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J Pediatr Surg. 2010 Mar;45(3):619-26. doi: 10.1016/j.jpedsurg.2009.12.011.

Fetal and neonatal rhabdoid tumor.

Author information

  • 1Department of Pathology, Rady Children's Hospital San Diego, San Diego, CA 92123, USA. hisaacs@ucsd.edu

Abstract

PURPOSE:

Few studies have focused on the behavior of rhabdoid tumor (RT) in the fetus and neonate. The purpose of this review is to show that perinatal RTs are associated with unusual findings and a poor prognosis.

METHODS:

The author conducted a 40-year systematic review of the literature. Clinical presentation, pathology, management, and outcome of 72 fetuses and neonates with RTs are discussed.

RESULTS:

Seventy-two fetuses and neonates presented with RTs detected prenatally (n = 12) and during the neonatal period (n = 60). The review consisted of 3 main groups: extrarenal noncentral nervous system (CNS) RT, renal RT, and CNS RT. There were some group differences in survival: extrarenal non-CNS RT (3/33 or 9.1%), renal RT (2/27 or 7.4%), and CNS RT (2/12 or 16.7%). Metastatic RT was present at diagnosis in more than half the patients (41/72 or 57%) who had a survival of 2.3%. The overall survival was 9.7%. For statistical results, there was no significant difference in survival among the 3 groups by type of tumor (P = .692). chi(2) analysis for survival with and without metastases was not valid due to small sample size.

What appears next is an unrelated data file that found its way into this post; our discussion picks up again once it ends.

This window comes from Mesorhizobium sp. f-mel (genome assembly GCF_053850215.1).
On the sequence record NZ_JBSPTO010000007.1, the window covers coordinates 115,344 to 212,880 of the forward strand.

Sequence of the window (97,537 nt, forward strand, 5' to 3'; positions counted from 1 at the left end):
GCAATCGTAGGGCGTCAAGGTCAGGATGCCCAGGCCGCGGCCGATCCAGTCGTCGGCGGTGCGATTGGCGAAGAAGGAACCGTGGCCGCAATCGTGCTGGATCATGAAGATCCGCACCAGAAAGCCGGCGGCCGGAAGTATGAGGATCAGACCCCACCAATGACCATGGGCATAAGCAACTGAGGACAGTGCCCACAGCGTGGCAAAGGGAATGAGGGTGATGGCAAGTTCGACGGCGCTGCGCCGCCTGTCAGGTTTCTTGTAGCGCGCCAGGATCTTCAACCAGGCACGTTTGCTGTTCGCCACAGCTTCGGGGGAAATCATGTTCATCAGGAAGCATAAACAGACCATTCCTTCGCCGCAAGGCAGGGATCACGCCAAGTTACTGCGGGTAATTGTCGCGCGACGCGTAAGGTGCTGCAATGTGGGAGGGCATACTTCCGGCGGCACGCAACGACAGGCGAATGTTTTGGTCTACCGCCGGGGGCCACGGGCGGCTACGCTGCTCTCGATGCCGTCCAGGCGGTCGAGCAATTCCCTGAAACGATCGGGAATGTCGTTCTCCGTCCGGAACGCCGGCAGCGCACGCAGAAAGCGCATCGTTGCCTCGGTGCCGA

CONCLUSIONS:

The review shows that extrarenal RT was more common than either renal RT or CNS RT groups that is different than that observed in older individuals. Concomitant brain tumors were found in almost a third of fetuses and neonates. The CNS involvement occurred more often in patients with renal RT than in those with extrarenal RT. Metastatic disease at diagnosis was noted in more than half of the patients. Higher stage and presence of a CNS tumor were significant determinants in survival.

PMID:
20223330
[PubMed - indexed for MEDLINE]
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